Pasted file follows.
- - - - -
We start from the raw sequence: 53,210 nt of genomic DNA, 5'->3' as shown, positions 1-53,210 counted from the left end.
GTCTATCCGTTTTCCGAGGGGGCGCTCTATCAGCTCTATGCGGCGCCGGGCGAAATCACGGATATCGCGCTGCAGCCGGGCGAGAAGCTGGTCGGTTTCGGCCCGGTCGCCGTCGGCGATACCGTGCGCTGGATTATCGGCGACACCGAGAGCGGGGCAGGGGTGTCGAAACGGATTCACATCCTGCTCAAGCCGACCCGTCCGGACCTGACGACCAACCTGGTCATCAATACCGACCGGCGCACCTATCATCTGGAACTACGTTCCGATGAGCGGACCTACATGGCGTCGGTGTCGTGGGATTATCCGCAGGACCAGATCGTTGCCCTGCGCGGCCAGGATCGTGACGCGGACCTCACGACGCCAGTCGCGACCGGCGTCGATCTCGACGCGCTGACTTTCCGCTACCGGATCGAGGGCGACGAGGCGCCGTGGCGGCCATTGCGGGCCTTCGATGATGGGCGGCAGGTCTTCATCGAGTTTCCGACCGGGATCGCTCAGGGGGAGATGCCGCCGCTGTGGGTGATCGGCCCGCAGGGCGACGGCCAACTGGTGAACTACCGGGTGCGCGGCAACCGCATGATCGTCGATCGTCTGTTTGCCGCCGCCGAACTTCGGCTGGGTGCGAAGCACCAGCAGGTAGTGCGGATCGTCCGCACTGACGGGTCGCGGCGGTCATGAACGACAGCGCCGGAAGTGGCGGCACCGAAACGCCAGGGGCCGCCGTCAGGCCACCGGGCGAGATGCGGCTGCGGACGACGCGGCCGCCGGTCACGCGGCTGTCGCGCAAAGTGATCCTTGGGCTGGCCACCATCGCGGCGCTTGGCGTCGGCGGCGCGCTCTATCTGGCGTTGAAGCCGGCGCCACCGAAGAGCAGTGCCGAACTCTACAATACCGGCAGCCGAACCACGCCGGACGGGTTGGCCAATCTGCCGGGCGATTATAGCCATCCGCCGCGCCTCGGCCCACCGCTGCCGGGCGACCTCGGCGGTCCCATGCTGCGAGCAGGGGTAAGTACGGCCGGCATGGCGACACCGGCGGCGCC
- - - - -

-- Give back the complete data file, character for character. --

We start from the raw sequence: 53,210 nt of genomic DNA, 5'->3' as shown, positions 1-53,210 counted from the left end.
GTCTATCCGTTTTCCGAGGGGGCGCTCTATCAGCTCTATGCGGCGCCGGGCGAAATCACGGATATCGCGCTGCAGCCGGGCGAGAAGCTGGTCGGTTTCGGCCCGGTCGCCGTCGGCGATACCGTGCGCTGGATTATCGGCGACACCGAGAGCGGGGCAGGGGTGTCGAAACGGATTCACATCCTGCTCAAGCCGACCCGTCCGGACCTGACGACCAACCTGGTCATCAATACCGACCGGCGCACCTATCATCTGGAACTACGTTCCGATGAGCGGACCTACATGGCGTCGGTGTCGTGGGATTATCCGCAGGACCAGATCGTTGCCCTGCGCGGCCAGGATCGTGACGCGGACCTCACGACGCCAGTCGCGACCGGCGTCGATCTCGACGCGCTGACTTTCCGCTACCGGATCGAGGGCGACGAGGCGCCGTGGCGGCCATTGCGGGCCTTCGATGATGGGCGGCAGGTCTTCATCGAGTTTCCGACCGGGATCGCTCAGGGGGAGATGCCGCCGCTGTGGGTGATCGGCCCGCAGGGCGACGGCCAACTGGTGAACTACCGGGTGCGCGGCAACCGCATGATCGTCGATCGTCTGTTTGCCGCCGCCGAACTTCGGCTGGGTGCGAAGCACCAGCAGGTAGTGCGGATCGTCCGCACTGACGGGTCGCGGCGGTCATGAACGACAGCGCCGGAAGTGGCGGCACCGAAACGCCAGGGGCCGCCGTCAGGCCACCGGGCGAGATGCGGCTGCGGACGACGCGGCCGCCGGTCACGCGGCTGTCGCGCAAAGTGATCCTTGGGCTGGCCACCATCGCGGCGCTTGGCGTCGGCGGCGCGCTCTATCTGGCGTTGAAGCCGGCGCCACCGAAGAGCAGTGCCGAACTCTACAATACCGGCAGCCGAACCACGCCGGACGGGTTGGCCAATCTGCCGGGCGATTATAGCCATCCGCCGCGCCTCGGCCCACCGCTGCCGGGCGACCTCGGCGGTCCCATGCTGCGAGCAGGGGTAAGTACGGCCGGCATGGCGACACCGGCGGCGCC